Tuberculosis (TB) could now be diagnosed with easy-to-obtain oral swab samples, revealed a new study published in the Scientific Reports.
Conventional method of diagnosing TB involves collecting and testing a person's sputum, the thick, gluey mucus coughed up from the lungs. Pathologists find it challenging to work with the sputum samples due to the 'horrible gloppy' nature of the sputum. Sputum can also hide pathogens from pathologists because it is difficult to dislodge bacteria from within the mucus' milieu. In order to produce sputum, the patients must cough, which puts sample-collecting public health workers at risk for contracting the disease.
Previous efforts to test for TB in the blood, urine or exhaled breath, have been limited by much lower accuracy, with detection rates typically below 50 percent. Moreover, safely obtaining blood or urine samples requires specialized certification. However, oral swabs can be easily collected by volunteers with minimal training.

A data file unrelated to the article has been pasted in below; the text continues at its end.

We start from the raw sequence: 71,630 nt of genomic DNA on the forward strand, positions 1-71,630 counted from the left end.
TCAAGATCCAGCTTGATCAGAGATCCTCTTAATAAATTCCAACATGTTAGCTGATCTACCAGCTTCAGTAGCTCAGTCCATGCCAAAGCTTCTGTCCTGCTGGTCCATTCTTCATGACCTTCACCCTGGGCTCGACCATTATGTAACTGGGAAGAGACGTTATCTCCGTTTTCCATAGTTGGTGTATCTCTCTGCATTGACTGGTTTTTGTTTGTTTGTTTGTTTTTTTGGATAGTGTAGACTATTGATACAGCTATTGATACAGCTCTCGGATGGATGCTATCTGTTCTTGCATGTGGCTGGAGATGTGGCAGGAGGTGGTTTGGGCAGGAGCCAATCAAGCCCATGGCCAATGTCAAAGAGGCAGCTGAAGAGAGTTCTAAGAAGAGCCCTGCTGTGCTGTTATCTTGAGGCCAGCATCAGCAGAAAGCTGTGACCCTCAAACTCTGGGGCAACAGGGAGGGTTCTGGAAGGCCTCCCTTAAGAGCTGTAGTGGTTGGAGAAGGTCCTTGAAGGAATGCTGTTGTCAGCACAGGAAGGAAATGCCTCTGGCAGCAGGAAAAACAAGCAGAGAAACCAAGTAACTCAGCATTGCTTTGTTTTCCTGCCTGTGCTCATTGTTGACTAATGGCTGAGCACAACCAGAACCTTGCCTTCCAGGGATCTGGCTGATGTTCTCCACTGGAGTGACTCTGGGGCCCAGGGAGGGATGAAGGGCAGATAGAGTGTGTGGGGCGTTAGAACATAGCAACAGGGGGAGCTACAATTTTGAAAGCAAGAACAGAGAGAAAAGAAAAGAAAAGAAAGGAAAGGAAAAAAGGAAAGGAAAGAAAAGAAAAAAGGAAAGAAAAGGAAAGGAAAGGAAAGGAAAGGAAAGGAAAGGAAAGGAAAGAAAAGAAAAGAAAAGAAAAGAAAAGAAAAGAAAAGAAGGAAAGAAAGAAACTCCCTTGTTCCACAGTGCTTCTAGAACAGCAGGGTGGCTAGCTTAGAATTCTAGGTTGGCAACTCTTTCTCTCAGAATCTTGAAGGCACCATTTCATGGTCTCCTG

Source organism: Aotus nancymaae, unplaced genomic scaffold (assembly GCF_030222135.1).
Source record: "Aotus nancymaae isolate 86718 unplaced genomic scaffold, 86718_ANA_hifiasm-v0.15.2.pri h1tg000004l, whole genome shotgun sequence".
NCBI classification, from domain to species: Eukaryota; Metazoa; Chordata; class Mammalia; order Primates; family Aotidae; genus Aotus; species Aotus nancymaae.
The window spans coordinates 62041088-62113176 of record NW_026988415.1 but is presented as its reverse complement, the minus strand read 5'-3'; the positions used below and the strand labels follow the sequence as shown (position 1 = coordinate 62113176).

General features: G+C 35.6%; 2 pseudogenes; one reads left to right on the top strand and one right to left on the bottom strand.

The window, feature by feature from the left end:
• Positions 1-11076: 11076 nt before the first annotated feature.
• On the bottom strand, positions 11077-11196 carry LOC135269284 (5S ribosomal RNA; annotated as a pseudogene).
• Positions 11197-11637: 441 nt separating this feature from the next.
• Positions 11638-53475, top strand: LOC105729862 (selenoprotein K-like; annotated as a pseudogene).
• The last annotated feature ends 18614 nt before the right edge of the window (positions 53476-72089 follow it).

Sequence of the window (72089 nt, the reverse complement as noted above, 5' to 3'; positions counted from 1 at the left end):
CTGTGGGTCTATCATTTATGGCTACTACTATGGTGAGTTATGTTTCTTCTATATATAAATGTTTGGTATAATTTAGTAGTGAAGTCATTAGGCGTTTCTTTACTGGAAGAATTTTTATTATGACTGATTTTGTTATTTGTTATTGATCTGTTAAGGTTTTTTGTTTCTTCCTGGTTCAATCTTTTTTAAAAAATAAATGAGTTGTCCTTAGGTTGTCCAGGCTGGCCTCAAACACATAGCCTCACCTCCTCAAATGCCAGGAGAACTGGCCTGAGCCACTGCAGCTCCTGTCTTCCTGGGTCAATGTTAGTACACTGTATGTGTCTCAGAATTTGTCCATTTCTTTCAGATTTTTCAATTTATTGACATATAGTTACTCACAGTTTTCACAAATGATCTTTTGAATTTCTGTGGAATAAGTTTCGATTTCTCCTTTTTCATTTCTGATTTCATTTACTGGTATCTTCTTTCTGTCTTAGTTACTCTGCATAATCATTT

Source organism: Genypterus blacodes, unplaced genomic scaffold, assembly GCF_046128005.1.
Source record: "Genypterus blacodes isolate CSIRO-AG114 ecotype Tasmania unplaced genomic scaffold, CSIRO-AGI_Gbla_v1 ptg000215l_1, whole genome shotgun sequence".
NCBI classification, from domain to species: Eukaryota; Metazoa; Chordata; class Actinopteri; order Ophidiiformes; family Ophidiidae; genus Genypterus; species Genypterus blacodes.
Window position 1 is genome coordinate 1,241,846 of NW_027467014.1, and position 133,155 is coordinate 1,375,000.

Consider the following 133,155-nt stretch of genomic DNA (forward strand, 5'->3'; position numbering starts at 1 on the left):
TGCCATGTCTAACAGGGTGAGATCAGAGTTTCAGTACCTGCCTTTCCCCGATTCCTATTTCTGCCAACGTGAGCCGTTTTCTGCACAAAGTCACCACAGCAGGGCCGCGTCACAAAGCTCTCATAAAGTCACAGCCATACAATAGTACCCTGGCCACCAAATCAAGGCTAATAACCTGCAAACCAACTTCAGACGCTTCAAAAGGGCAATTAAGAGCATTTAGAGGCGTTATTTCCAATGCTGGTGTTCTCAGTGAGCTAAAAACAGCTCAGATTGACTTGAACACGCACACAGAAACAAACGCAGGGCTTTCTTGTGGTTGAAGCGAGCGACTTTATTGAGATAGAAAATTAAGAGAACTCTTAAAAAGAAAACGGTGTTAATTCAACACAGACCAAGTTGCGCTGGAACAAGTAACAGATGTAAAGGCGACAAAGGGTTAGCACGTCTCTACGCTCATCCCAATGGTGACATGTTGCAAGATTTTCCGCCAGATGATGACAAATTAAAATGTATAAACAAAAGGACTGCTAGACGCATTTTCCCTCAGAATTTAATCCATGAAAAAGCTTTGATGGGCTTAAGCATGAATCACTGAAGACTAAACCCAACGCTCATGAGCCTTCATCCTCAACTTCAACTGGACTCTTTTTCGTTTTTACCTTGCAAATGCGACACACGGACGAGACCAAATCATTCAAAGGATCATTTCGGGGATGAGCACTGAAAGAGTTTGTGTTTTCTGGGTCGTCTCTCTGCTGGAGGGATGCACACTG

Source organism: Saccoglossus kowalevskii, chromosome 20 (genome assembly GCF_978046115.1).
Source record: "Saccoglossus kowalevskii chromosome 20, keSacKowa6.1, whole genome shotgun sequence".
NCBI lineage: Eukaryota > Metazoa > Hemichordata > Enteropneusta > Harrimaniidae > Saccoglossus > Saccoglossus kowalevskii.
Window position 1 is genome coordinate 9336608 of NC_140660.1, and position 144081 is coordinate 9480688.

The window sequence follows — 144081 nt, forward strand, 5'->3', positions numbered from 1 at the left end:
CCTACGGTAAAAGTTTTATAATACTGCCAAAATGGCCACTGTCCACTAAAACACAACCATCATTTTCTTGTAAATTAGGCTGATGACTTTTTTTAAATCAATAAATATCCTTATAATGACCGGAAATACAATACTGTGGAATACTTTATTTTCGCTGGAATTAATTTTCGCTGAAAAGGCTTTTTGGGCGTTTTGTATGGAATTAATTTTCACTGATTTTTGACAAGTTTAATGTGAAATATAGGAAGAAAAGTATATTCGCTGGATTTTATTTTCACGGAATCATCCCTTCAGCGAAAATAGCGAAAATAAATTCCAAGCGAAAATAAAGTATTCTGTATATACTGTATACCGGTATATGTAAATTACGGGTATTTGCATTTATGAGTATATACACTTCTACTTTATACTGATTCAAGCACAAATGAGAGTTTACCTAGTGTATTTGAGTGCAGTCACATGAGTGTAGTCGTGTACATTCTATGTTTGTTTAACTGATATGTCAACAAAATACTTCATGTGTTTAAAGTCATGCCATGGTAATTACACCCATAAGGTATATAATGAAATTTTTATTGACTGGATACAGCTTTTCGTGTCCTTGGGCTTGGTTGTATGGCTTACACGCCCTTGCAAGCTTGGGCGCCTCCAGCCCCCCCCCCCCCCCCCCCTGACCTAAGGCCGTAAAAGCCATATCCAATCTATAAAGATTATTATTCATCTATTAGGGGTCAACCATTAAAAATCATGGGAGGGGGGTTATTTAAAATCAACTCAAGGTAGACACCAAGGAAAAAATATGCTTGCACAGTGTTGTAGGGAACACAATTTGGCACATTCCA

Researcher Gerard Cangelosi said, "Care and control of the disease TB really requires prompt case-finding and detecting the disease with a simple oral swab could be a game changer for TB control because it could make diagnosis cheaper and easier."
However, the researchers stressed that the study is merely a proof of principle, limited by its small size and they are trying to expand this initial study into a large-scale controlled trial. The preliminary success of the oral swab testing method offers hope for greatly improved TB detection and control, especially in nations with limited public health resources.